Feuding and Feudalism: Notes on the Class Politics of “Inflammatory Language”

Boris Johnson’s reputation as our Poundshop Trump feels like it has been set in stone these past few days, with the argument around MPs’ use of “inflammatory language” dominating the news over the last week following Johnson’s foiled attempt to prorogue parliament.

Johnson has called accusations that he continues to stir up the far-right with his language of traitors and surrender as “humbug” and many others on the right of parliament have gone a step further to call the left “hypocrites” who also use “extreme” language when calling Conservative MPs fascists or whatever else.

Such responses contain clear echoes of Trump’s comments following the Charlottesville protests in 2017 about there being bad people “on both sides”, despite the right being the only ones to have clocked up a body count.

This is true of the UK as well. I don’t see Conservative MPs expressing any sort of fear for their lives. No Conservative MPs have been killed. No right-wing pundits have been assaulted — and let’s not compare getting milkshaked whilst on never-ending propaganda tours, purposefully spreading certain kinds of rhetoric on the streets, to getting kicked and punched on a night out with friends.

The disparity here isn’t just one of political disagreement, though. It feels like it is explicitly grounded in our country’s class politics.

I’ve been wrestling with how to talk about these sorts of arguments recently as I revisit my recent essay on friendship, which will appear in adapted form in my forthcoming book, Egress. I’m left feeling a similar way about it as I did my old essay on the right-wing bastardisation of accelerationism — discussed here.

Any anxiety I have around that essay is its potential for being misread as some sort of centrist clap back decrying the outright rejection of certain discourses. The last thing it was meant to express was an impartiality against hate speech, for instance — all the more relevant right now as another argument about political language also unfurls itself across the UK press, with many talking about how the BBC’s policy of impartiality should contend with reporting racism. It is clear that there are some topics to which an “impartial” response is always an apologist one.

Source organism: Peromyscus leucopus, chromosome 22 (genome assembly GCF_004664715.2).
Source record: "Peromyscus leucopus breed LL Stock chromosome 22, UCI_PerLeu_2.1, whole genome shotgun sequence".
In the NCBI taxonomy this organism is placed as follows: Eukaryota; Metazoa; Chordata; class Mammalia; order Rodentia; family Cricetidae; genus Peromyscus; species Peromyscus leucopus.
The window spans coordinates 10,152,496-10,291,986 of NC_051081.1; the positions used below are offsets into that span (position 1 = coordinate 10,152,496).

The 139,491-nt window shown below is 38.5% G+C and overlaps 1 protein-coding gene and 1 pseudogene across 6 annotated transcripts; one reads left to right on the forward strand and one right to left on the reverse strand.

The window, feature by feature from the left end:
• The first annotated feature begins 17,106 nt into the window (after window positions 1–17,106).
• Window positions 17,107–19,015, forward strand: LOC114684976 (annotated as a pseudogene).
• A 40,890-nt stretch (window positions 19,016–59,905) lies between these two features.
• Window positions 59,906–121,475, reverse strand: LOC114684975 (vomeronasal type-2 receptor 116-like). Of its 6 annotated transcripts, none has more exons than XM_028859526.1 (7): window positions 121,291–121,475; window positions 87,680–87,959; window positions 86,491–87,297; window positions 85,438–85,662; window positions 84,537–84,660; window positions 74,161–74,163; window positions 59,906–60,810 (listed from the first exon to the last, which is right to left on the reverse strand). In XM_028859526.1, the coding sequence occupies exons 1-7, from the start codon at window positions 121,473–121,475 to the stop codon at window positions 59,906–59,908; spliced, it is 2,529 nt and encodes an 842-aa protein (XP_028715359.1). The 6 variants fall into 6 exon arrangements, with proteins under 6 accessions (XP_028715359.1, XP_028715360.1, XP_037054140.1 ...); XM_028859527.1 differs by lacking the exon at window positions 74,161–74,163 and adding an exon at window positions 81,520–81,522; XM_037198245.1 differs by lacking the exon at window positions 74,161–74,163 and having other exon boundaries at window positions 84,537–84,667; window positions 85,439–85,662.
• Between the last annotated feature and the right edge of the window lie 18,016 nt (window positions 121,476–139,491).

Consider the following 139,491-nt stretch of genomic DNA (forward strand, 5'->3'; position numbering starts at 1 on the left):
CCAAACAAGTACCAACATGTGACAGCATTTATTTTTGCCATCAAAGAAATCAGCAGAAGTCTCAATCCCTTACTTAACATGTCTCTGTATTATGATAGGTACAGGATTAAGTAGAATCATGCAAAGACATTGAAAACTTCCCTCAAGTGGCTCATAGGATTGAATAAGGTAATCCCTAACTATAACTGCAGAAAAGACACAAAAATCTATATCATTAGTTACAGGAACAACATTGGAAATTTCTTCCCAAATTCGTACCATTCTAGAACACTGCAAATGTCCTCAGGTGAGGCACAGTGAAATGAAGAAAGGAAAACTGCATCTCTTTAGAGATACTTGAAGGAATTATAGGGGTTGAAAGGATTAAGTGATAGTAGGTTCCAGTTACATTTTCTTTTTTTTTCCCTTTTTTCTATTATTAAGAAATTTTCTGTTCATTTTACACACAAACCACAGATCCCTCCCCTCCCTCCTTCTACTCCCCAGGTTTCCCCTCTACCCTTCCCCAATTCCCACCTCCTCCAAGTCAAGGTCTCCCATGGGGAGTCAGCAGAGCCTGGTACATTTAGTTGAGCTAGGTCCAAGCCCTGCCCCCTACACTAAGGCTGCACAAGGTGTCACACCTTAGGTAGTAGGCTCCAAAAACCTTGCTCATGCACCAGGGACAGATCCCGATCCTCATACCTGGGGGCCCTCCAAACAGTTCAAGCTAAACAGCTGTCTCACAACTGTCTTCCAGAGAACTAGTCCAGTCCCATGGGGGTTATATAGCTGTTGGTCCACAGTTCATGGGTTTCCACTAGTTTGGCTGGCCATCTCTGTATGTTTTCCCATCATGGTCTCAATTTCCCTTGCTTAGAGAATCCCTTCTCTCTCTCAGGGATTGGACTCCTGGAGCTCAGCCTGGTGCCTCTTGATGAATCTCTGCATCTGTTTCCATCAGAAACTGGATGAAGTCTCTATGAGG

The aspects of “friendship” as a concept that I find interesting, in this context, and specifically related to its deficiency on the left, ties into these problems quite closely. How is it that internal accusations of fascism break apart subsections of the left with ease whilst the right can let similar accusations roll off their backs without a second thought? With a “Bah, humbug”?

Community is the most important underlying concept here, and this is something I’ve found presented with clarity when researching the political trajectory of Maurice Blanchot, whose turn from the neo-monarchist right to the communist left I would put down to his acknowledgement, in the 1930s, that right-wing communities are closed and reactive whilst the political left’s historical writings on community have always been — and, I think, should again be — turned towards a speculative people-to-come rather than a doubling-down on pre-establishment categories of identity (a sort of “taking sides” which Bataille refers to explicitly, in his Unfinished System of Nonknowledge, as a preoccupation with the past — side with the future rather than identities that fly passed and appear only in the rearview mirror, which is to say, in more paradoxical terms: side with becoming.)

The implicit issue with this is that right-wing (or perhaps, more broadly, neoliberal) conceptions of community poison left-wing attempts to come together, with community only understood in economic terms of competition and work-space politics rather than in other non-capitalist terms.

To explain what I mean by this, I was hoping to find a tweet I saw this morning that has now unfortunately been lost to the site’s constant flow of updates. It spoke about this problematic in relation to another hot political topic in the UK this week: the Labour Party’s plans to abolish private schools.

The gist of the tweet was summarising a study that argued something along the lines of: private schools produce a certain kind of ideological resilience in their alumni due to the intensity of their in-crowd understanding of themselves. My reading of this was that the frequent arrogance of the privately educated is such that it razes such opportunities for consciousness raising for the less privileged. Those on the inside see nothing but benefits. Those on the outside have to deal with the delusions of grandeur that the rich and mediocre are constantly in possession of. The rich have confidence whereas the dispossessed, arguably by definition, do not.

It is this banding together — this sense of community — that the rich and the right acquire with ease. The challenge is for the left to be able to construct a similar sense of itself, for itself, without adhering to their example.

The Telegraph responded to Labour’s calls for private school abolition predictably but tellingly, with Martin Stephen trotting out the tired line that “Labour’s war on private schools is an attack on aspiration“. But an aspiration towards what? The aspiration to be more like “them”?

As another tweet — first seen yesterday — made clear, any rejection of that in-crowd sensibility is often smacked down with classist hostility.

Aspiration in the UK means aspiration to be upper class rather than an aspiration for any other form of solidarity.